What they won't tell you about Sargassum

Sargassum is the reddish-brown clumps of seaweed that you see washing up on the beach in the spring and early summer of Cancun Mexico. It is found in every ocean except the Antarctic. The name is derived from a Portuguese word for a type of Grape. The sailors that sailed with Christopher Columbus thought the air bladder that keeps the algae afloat looked like a grape, hence the name.

Fishermen have talked about the seaweed for centuries. The floating seaweed was first reported by Christopher Columbus in the 15th century, in his diary. He sailed through the Sargasso Sea in 1492 and thought that he must have reached land as he looked at the stretch of brown surface.

Research shows us this is a very complex community of organisms that are essential to the ocean’s habitats.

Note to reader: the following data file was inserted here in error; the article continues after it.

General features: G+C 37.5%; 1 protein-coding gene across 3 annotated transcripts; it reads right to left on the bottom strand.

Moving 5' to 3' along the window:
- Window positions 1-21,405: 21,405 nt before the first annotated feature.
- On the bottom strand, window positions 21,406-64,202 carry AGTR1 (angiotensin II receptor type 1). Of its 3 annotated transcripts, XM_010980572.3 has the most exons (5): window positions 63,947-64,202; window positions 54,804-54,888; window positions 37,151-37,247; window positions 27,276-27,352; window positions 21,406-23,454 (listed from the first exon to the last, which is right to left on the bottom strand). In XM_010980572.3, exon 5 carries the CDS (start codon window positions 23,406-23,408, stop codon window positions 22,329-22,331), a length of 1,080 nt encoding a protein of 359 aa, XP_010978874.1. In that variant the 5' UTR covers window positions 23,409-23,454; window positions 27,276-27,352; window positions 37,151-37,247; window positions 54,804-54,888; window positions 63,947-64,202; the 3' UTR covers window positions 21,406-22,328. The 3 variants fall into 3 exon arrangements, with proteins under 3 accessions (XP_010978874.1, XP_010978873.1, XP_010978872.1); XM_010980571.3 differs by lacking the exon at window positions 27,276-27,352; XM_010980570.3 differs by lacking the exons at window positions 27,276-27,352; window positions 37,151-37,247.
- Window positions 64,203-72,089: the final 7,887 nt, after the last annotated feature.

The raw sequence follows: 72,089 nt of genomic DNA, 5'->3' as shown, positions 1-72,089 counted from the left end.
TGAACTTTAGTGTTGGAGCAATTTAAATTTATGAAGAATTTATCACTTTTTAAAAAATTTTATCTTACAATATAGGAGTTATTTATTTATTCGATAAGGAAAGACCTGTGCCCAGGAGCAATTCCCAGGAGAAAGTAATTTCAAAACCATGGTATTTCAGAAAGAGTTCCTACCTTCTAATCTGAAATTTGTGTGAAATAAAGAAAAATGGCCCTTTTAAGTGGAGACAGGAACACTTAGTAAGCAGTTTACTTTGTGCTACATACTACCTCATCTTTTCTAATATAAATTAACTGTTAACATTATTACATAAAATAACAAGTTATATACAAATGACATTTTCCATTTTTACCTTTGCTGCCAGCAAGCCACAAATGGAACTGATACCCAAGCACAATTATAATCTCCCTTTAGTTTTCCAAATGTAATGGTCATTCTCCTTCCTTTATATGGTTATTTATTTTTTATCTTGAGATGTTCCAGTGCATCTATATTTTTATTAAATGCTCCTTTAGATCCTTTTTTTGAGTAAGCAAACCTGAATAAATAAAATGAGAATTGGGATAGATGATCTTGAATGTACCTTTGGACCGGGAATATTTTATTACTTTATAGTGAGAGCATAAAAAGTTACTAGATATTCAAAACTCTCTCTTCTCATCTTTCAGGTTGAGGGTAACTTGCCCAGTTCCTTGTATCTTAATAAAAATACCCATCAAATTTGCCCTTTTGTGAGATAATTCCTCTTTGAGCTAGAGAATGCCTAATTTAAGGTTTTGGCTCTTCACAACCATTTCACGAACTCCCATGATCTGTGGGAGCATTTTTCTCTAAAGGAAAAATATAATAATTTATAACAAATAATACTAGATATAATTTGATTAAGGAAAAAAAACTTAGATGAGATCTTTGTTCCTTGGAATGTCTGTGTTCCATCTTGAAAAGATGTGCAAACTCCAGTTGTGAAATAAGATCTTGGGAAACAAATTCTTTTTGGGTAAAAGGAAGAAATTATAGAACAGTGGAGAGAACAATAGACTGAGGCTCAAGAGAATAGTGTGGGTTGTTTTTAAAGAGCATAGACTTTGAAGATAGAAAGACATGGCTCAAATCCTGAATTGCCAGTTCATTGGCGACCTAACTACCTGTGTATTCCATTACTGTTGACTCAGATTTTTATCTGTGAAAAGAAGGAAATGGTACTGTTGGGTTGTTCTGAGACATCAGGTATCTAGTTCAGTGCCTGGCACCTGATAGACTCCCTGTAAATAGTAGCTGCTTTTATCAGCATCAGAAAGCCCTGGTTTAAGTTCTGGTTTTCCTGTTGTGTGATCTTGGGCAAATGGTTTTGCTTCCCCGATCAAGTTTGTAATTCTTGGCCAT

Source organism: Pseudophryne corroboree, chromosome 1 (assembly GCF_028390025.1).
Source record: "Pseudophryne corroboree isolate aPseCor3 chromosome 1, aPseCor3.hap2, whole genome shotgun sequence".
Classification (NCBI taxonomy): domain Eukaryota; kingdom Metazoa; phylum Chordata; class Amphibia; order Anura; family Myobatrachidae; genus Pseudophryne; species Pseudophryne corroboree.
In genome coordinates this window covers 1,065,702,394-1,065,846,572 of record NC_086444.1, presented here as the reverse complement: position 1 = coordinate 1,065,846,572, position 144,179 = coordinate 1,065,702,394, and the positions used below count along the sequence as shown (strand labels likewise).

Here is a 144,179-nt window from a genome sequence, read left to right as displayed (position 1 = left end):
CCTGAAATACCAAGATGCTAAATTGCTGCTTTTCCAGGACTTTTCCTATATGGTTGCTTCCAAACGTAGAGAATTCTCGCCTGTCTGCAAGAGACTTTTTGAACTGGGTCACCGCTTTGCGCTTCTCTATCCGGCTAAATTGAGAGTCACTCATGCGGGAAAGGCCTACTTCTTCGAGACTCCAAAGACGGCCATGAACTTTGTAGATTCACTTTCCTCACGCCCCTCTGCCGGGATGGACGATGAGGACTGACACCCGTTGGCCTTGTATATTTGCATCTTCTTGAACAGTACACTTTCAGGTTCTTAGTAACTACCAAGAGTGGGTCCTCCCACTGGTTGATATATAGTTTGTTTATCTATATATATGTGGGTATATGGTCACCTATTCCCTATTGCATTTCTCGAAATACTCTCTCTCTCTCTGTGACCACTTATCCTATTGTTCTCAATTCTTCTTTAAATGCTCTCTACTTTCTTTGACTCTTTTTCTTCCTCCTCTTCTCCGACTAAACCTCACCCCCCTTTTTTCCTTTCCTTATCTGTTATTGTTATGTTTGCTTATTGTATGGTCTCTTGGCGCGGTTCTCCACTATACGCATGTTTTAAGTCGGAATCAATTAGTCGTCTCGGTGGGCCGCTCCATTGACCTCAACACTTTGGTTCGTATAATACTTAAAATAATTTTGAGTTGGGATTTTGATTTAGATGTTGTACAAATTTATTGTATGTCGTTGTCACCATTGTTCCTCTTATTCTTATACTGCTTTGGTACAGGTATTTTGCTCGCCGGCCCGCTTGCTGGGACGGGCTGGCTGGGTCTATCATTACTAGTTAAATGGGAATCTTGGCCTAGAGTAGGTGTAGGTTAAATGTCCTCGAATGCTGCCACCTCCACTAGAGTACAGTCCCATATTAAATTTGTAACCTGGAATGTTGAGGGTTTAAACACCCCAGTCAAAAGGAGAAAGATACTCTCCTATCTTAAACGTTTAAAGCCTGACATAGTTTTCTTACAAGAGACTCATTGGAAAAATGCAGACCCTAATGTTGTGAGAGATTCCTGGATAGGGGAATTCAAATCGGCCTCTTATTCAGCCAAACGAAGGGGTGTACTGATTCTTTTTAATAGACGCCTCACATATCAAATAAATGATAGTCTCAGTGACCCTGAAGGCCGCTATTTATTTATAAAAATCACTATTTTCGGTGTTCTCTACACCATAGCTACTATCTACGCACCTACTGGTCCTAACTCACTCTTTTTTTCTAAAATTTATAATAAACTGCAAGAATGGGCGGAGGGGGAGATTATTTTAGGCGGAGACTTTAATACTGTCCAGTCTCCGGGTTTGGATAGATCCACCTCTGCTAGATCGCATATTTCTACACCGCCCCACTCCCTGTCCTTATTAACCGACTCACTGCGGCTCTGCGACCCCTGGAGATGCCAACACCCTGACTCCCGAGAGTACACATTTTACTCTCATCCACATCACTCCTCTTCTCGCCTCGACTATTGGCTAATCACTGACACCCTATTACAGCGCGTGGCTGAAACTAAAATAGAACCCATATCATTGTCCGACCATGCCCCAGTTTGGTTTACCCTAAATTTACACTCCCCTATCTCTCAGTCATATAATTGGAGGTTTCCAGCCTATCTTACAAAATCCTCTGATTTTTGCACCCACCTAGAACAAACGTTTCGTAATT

This unique habitat benefits a great variety of marine life. Many fish find shelter from their predators while under this floating habitat.

There are several species of organism that are only found in Sargassum, according to the UNC Coastal Studies Institute Research Professor Lindsay Dubbs.

These floating mats provide essential habitat for shrimp, crab, fish and other marine species that have adapted to these floating algae. Threatened and endangered eels, sharks and dolphinfish spawn in the algae, and certain birds use it for food. The Sargassum is so important that it is "protected fish habitat" in the Pelagic Ocean.

Satellite tracking reveals that ocean currents carry this seaweed a long way.

Some of the Sargassum washes ashore, but most of the seaweed from the Gulf of Mexico travels back through the Gulf Stream and is thereby carried off to the coast of North Carolina and then out to the open ocean to what is called the Sargasso Sea. This is a huge collection of Sargassum that stretches for hundreds of miles in the North Atlantic.